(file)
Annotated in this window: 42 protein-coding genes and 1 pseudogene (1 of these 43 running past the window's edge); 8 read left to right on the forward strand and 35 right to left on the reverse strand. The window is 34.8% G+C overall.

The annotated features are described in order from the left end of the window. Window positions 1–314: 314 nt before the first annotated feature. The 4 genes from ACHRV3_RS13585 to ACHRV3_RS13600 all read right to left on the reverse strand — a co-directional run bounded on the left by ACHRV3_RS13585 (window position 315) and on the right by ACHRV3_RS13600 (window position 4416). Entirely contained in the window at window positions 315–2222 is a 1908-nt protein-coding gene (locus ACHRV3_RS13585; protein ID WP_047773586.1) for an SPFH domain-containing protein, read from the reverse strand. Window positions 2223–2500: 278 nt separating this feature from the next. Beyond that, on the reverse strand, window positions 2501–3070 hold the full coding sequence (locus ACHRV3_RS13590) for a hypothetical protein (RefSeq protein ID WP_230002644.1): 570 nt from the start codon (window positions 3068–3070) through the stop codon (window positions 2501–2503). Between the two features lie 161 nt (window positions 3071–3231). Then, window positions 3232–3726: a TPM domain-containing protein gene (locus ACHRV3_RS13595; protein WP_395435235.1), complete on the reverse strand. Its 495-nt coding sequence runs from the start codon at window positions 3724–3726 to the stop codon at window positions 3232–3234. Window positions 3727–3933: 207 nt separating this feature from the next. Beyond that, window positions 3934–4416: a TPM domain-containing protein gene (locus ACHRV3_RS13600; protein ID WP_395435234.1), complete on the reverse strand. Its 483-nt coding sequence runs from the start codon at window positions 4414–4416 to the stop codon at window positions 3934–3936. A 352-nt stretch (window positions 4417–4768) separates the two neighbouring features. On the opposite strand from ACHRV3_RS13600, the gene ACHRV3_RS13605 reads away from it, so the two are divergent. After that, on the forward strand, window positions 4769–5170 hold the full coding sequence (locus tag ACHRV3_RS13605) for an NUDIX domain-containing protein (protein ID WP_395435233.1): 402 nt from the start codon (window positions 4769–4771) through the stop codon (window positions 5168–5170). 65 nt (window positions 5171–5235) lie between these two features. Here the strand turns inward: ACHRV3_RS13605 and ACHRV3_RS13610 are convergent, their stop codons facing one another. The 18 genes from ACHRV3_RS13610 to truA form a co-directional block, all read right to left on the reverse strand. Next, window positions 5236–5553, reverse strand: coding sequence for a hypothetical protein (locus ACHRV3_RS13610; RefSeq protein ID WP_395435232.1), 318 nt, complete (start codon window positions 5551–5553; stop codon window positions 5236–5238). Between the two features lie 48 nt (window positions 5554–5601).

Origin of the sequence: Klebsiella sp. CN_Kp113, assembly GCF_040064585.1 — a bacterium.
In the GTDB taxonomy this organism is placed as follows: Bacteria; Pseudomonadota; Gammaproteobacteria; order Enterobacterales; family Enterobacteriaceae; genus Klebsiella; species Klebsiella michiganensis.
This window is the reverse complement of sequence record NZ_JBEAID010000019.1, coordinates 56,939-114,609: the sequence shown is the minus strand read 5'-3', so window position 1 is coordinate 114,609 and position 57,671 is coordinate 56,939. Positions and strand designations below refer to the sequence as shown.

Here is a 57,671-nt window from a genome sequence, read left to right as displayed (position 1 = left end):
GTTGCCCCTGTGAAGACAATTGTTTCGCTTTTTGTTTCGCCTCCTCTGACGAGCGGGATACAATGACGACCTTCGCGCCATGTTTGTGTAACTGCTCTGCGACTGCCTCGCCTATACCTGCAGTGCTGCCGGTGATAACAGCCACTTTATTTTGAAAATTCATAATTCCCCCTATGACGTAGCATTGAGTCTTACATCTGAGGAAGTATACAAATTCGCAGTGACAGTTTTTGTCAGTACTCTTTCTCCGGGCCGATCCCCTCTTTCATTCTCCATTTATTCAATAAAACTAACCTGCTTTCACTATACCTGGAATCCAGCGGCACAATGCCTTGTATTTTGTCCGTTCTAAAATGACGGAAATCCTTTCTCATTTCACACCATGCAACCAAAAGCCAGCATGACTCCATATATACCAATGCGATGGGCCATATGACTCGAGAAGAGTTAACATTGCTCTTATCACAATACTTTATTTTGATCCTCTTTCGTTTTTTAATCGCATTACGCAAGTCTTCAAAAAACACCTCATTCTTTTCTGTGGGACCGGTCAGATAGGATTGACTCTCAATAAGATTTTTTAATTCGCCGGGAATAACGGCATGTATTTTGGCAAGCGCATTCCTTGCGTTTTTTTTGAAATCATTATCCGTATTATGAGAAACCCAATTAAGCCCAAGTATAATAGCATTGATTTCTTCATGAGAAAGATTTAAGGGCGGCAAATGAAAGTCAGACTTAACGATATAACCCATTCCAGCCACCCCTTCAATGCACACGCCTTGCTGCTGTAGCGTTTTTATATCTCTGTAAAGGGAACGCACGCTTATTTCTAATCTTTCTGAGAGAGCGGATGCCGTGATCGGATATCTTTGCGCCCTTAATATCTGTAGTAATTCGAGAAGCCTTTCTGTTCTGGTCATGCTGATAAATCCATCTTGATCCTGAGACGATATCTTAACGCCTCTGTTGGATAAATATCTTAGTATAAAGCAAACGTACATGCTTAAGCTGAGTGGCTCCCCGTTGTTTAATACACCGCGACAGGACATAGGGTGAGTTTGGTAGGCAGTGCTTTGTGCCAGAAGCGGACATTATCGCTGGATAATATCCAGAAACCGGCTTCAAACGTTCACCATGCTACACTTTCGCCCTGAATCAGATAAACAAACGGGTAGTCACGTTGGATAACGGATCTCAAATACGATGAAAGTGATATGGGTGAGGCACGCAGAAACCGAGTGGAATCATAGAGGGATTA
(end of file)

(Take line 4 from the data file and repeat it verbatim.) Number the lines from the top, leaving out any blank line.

In the GTDB taxonomy this organism is placed as follows: Bacteria; Pseudomonadota; Gammaproteobacteria; order Enterobacterales; family Enterobacteriaceae; genus Klebsiella; species Klebsiella michiganensis.